Microbial Cell, Vol. 4, No. 3, pp. 101 - 104; doi: 10.15698/mic2017.03.564

Chlamydia trachomatis’ struggle to keep its host alive

Barbara S. Sixt1-4, Raphael H. Valdivia5, Guido Kroemer1-4,6-7

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    1 INSERM U1138, Centre de Recherche des Cordeliers, Paris 75006, France.

    2 Equipe 11 labellisée par la Ligue Nationale Contre le Cancer, Centre de Recherche des Cordeliers, Paris 75006, France.

    3 Université Paris Descartes, Paris 75006, France.

    4 Metabolomics and Cell Biology Platforms, Institut Gustave Roussy, Villejuif 94800, France.

    5 Department of Molecular Genetics and Microbiology, Duke University, Durham, NC 27710, USA.

    6 Pôle de Biologie, Hôpital Européen Georges-Pompidou, AP-HP, Paris 75015, France.

    7 Karolinska Institute, Department of Women’s and Children’s Health, Karolinska University Hospital, Stockholm 17176, Sweden.

Keywords: Chlamydia, vacuolar pathogen, inclusion membrane protein, cell death, interferon response, cell-autonomous defense, virulence.
Received originally: 12/02/2017 Accepted: 16/02/2017 Published: 02/03/2017

Barbara S. Sixt, INSERM U1138, Institut Gustave Roussy, Pavillon de Recherche PR1, 39 rue Camille Desmoulins; 94800 Villejuif, France barbara.sixt@inserm.fr

Conflict of interest statement: The authors declare that no conflict of interest exists.
Please cite this article as: Barbara S. Sixt, Raphael H. Valdivia, Guido Kroemer (2017). Chlamydia trachomatis’ struggle to keep its host alive. Microbial Cell 4(3): 101-104.

Bacteria of the phylum Chlamydiae infect a diverse range of eukaryotic host species, including vertebrate animals, invertebrates, and even protozoa. Characteristics shared by all Chlamydiae include their obligate intracellular lifestyle and a biphasic developmental cycle. The infectious form, the elementary body (EB), invades a host cell and differentiates into the replicative form, the reticulate body (RB), which proliferates within a membrane-bound compartment, the inclusion. After several rounds of division, RBs retro-differentiate into EBs that are then released to infect neighboring cells. The consequence of this obligatory transition between replicative and infectious forms inside cells is that Chlamydiae absolutely depend on the viability and functionality of their host cell throughout the entire infection cycle. We recently conducted a forward genetic screen in Chlamydia trachomatis, a common sexually transmitted human pathogen, and identified a mutant that caused premature death in the majority of infected host cells. We employed emerging genetic tools in Chlamydia to link this cytotoxicity to the loss of the protein CpoS (Chlamydia promoter of survival) that normally localizes to the membrane of the pathogen-containing vacuole. CpoS-deficient bacteria also induced an exaggerated type-1 interferon response in infected cells, produced reduced numbers of infectious EBs in cell culture, and were cleared faster from the mouse genital tract in a transcervical infection model in vivo. The analysis of this CpoS-deficient mutant yielded unique insights into the nature of cell-autonomous defense responses against Chlamydia and highlighted the importance of Chlamydia-mediated control of host cell fate for the success of the pathogen.

The capacity of Chlamydia spp. to block the apoptotic machinery in infected cells is well documented. Obviously, it is tempting to speculate that the premature loss of the replicative niche represents a potential threat that Chlamydia actively counteracts to ensure its survival and replication in eukaryotic hosts. The nature of this threat may be multifaceted (Fig. 1). Chlamydia-infected cells are exposed to potentially lethal signals originating from immune cells, such as cytotoxic lymphocytes (including NK- or T-cells) and death-inducing cytokines. But pro-death signals may also arise from within the infected cell, for example as a consequence of infection-induced metabolic stress, disruption of host cellular functions, or DNA damage. Chlamydia spp. can block apoptosis induced by both immune mediators (such as granzyme B or TNF-α) and insults that trigger intracellular stress (such as irradiation, staurosporine, or etoposide). A third possible source of pro-death stimulation may reside in the cell-intrinsic induction of programmed host cell death pathways in response to the engagement of intracellular innate immune sensors. Such a response has been described in leukocytes like macrophages, but is less well explored in epithelial cells, which represent the major host target for human-adapted Chlamydia pathogens.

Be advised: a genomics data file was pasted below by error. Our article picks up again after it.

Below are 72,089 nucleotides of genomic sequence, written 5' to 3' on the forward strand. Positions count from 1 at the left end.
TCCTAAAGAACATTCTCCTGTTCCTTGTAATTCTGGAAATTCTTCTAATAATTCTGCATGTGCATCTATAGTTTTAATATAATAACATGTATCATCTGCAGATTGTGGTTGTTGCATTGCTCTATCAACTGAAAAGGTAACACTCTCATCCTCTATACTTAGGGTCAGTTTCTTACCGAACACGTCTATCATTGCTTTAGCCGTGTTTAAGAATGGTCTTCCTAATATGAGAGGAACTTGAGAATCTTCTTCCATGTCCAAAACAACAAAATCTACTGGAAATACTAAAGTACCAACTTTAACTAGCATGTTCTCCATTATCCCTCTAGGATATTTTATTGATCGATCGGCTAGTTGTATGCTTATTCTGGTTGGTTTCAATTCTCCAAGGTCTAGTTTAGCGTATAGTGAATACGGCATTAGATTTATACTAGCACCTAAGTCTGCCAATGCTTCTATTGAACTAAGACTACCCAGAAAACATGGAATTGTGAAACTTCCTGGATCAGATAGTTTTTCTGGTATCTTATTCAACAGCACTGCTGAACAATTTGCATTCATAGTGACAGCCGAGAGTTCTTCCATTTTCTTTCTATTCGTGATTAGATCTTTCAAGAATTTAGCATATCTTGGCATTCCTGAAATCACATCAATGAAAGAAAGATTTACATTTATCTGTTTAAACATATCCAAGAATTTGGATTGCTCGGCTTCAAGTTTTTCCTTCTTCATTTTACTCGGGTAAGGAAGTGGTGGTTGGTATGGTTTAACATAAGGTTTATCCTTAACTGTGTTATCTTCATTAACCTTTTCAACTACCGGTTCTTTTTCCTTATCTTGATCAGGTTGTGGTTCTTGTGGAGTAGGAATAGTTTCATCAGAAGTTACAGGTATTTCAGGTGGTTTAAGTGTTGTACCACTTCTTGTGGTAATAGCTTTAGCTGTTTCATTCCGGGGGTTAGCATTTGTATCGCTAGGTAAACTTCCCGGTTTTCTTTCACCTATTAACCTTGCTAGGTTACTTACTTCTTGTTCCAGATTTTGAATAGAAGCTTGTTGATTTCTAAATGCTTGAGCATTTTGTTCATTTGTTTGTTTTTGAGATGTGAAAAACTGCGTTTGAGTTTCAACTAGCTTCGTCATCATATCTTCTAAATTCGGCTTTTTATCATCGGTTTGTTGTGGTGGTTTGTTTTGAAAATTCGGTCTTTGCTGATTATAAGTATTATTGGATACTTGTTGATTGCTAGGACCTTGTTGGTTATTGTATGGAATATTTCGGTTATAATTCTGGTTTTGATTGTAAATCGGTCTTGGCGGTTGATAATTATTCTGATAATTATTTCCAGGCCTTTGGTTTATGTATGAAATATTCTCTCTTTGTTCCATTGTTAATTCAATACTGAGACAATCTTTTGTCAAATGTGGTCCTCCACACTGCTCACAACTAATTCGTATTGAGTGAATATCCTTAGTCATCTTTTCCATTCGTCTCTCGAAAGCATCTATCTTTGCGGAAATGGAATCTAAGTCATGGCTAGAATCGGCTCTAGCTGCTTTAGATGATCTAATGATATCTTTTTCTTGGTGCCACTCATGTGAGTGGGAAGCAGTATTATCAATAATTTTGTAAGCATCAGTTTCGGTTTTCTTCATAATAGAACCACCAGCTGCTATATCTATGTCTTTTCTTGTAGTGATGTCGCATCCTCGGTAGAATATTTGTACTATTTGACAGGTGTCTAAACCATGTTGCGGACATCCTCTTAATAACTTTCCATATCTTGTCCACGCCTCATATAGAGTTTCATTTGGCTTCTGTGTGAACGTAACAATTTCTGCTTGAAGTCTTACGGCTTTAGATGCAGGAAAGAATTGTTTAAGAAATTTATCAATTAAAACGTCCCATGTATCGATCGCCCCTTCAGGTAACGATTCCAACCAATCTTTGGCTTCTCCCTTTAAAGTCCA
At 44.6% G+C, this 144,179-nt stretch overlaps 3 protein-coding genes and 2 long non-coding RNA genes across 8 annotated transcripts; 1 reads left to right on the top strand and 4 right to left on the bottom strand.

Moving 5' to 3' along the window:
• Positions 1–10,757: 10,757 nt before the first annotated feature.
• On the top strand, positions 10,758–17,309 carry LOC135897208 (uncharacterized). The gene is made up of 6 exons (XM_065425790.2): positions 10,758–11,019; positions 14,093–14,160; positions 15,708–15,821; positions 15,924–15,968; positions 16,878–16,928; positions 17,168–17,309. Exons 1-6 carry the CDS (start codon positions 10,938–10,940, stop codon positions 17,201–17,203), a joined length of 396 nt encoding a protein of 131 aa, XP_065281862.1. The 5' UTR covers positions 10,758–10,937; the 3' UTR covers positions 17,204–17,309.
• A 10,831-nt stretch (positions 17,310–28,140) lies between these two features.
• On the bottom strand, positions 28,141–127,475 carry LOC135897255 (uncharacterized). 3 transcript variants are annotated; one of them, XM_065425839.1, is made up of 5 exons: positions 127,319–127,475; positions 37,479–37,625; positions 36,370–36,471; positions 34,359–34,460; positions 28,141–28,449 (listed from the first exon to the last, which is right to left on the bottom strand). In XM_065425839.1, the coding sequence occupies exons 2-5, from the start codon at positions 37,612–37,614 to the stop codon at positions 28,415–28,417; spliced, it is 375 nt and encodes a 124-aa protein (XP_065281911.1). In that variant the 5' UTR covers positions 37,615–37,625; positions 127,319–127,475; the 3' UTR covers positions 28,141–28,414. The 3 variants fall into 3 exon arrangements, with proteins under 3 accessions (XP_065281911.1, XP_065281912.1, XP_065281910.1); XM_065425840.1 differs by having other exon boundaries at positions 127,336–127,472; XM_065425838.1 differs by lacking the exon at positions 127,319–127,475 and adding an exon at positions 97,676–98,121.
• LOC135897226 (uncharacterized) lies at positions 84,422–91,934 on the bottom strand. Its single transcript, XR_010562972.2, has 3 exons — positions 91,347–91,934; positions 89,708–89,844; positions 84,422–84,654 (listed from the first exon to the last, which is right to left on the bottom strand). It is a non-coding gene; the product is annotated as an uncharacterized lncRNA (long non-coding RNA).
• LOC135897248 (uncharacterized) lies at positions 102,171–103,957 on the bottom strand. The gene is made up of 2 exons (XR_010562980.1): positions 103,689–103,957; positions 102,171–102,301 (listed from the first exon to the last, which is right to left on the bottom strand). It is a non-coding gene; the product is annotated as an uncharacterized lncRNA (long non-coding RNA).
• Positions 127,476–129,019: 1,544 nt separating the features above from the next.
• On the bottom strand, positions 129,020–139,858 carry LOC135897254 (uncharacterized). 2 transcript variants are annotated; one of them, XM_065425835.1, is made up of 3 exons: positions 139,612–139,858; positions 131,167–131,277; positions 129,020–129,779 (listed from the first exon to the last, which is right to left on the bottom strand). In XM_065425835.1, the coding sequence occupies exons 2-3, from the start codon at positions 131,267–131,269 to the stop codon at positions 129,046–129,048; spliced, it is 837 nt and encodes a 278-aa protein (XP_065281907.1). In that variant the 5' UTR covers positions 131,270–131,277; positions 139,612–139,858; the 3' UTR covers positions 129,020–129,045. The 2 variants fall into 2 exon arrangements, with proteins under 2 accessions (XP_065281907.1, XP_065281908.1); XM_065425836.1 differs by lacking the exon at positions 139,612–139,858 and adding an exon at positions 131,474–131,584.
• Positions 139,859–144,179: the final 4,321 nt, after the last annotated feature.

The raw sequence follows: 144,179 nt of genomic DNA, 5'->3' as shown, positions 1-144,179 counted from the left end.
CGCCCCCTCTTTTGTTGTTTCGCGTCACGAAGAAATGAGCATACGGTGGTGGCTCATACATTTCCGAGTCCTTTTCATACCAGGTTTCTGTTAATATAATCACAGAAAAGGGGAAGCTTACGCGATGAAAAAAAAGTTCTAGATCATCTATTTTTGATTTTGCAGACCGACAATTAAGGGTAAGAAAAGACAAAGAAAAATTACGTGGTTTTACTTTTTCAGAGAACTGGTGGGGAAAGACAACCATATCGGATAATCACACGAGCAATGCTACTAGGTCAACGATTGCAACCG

FIGURE 1: Possible sources of pro-death signals acting on Chlamydia-infected cells.

(A) Inside the host, Chlamydia-infected cells are exposed to cytotoxic cytokines and death-inducing immune cells, but have evolved to block induction of cell death by these stimuli.

(B) The ability of Chlamydia spp. to block apoptosis induced by cellular stress inducers suggests that the bacteria actually need to protect host cells from infection-induced lethal stress.

(C) Cell death may be induced by activation of immune sensors that regulate cell-autonomous defense mechanisms. Our recent study demonstrated that the C. trachomatis inclusion membrane protein CpoS counteracts the activation of the PAMP sensor STING and prevents emission of pro-death signals from the inclusion.

During a screen for C. trachomatis mutants that triggered spontaneous premature host cell death, we identified a strain that lacked a key protein (CpoS) on the membrane of the inclusion. CpoS-defective bacteria induced early host cell death in numerous cell lines, including epithelial cells. Multiple complementary experiments led us to the conclusion that CpoS-defective bacteria fail to protect their host from strong pro-cell death signals that emanate as a result of the host recognizing the inclusion. Under most circumstances, when cells are co-infected with two different Chlamydia strains, the inclusions they form fuse to create a single large inclusion. This is a process mediated by the inclusion membrane protein IncA. When epithelial cells were co-infected with a CpoS- and a CpoS+ strain, their inclusions fused, CpoS was expressed on the surface of the hybrid inclusion, and the cell was protected from death. In contrast, when a cell was co-infected with a CpoS- mutant and a CpoS+ IncA- strain (which abrogated the fusion among inclusions) the cell was no longer protected from death. These findings demonstrated that CpoS acts in a spatially restricted manner to block pro-death signals that arise from within the inclusion in which it resides (Fig. 1).